SEEC data aids rockfish efforts

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Students attending school at the Saturna Ecological Education Centre this year have joined a campaign to raise awareness around endangered fish species and are doing scientific field work that aids the knowledge bank about fishing threats at the same time.

The School District 64 program sees around a dozen students in grades 10 and 11 stay at the off-grid campus at Haggis Farm from Sunday night through Wednesday afternoon each week, for a full year of experiential place-based ecological learning. SEEC’s current cohort includes students from Vancouver, Vancouver Island and the southern Gulf Islands. Working on a major theme of ecological citizenship for their year of studies, students have been monitoring and recording data collected in two federal Rockfish Conservation Areas.

Two cameras set up in the conservation zones this fall each take a photo every five minutes, producing 4,000 photos per week. Students are working in group to investigate every image to determine whether boats may be fishing in the protected zones. The data is being shared with partners at the Galiano Conservancy, who helped set up the project, the University of Victoria and the Saturna Island Marine Research and Education Society. These groups are hoping to make a difference in the survival of multiple rockfish species, which were over-fished over the last century and face special challenges due to evolutionary biology.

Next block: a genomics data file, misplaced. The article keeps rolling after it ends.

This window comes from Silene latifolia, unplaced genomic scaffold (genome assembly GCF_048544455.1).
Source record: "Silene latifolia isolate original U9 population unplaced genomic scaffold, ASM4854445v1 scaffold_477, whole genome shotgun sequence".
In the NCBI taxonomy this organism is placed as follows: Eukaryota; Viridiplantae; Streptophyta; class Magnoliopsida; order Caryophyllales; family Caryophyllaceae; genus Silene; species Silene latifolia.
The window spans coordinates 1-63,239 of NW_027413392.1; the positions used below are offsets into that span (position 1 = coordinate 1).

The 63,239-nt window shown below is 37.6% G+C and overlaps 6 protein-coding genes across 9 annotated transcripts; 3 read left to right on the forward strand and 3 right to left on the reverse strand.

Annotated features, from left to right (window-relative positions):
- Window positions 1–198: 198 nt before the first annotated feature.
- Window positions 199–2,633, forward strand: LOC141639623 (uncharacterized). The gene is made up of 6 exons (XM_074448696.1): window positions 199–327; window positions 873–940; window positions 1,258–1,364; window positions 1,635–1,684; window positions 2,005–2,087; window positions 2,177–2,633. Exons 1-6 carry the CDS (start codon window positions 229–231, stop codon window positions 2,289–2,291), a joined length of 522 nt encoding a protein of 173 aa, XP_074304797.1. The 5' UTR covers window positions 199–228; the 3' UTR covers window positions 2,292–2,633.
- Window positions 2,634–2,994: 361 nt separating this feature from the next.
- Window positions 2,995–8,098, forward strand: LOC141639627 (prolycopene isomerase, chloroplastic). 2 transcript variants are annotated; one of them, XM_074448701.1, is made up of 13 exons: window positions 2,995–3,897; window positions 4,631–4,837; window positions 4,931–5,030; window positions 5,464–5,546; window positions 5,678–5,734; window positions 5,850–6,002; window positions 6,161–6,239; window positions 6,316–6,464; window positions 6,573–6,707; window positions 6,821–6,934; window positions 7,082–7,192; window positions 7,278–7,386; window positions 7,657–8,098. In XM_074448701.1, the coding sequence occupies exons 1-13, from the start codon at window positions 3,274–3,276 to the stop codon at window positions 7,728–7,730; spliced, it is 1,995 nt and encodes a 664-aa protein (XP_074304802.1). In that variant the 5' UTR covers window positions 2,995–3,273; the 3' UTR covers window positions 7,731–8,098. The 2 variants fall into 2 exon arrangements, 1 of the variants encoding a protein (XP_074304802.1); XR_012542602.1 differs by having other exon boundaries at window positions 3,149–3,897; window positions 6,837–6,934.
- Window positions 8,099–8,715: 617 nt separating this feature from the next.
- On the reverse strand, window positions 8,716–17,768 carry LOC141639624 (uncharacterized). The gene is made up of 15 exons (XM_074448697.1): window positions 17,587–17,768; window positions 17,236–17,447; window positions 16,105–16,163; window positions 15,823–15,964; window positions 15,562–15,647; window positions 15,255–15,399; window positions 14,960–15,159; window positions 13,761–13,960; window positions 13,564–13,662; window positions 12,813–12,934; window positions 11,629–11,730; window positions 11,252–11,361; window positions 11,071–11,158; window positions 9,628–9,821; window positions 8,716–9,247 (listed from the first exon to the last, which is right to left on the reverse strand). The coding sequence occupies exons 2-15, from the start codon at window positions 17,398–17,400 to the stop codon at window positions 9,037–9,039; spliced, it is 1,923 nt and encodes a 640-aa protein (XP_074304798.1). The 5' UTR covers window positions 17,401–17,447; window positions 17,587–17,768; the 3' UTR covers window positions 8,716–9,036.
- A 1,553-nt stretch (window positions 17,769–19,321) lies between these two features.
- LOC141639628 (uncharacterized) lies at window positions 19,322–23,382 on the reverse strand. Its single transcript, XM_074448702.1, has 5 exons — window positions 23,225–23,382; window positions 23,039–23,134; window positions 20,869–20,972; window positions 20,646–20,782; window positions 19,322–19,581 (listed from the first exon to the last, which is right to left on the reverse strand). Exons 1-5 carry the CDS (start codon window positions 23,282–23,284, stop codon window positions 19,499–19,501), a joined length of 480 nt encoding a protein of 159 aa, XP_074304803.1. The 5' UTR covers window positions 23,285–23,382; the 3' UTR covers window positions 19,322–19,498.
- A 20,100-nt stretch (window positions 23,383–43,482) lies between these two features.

“Education is so important, and I think the only way we can bring it home and have success is making sure people are more aware and wanting to help out,” said Sarah Stelte, who served as the Galiano Conservancy’s rockfish marine technician for the 2020 season. “I think it’s really great [the SEEC students] are excited and involved.”

Fisheries and Oceans Canada states there are 38 rockfish species along the coast of B.C. The species are long-lived and slow to grow and reproduce, with some fish living up to 100 years and not reaching sexual maturity for several decades. As well, rockfish don’t stray far from home habitats. Both factors make them extra sensitive to fishing pressure.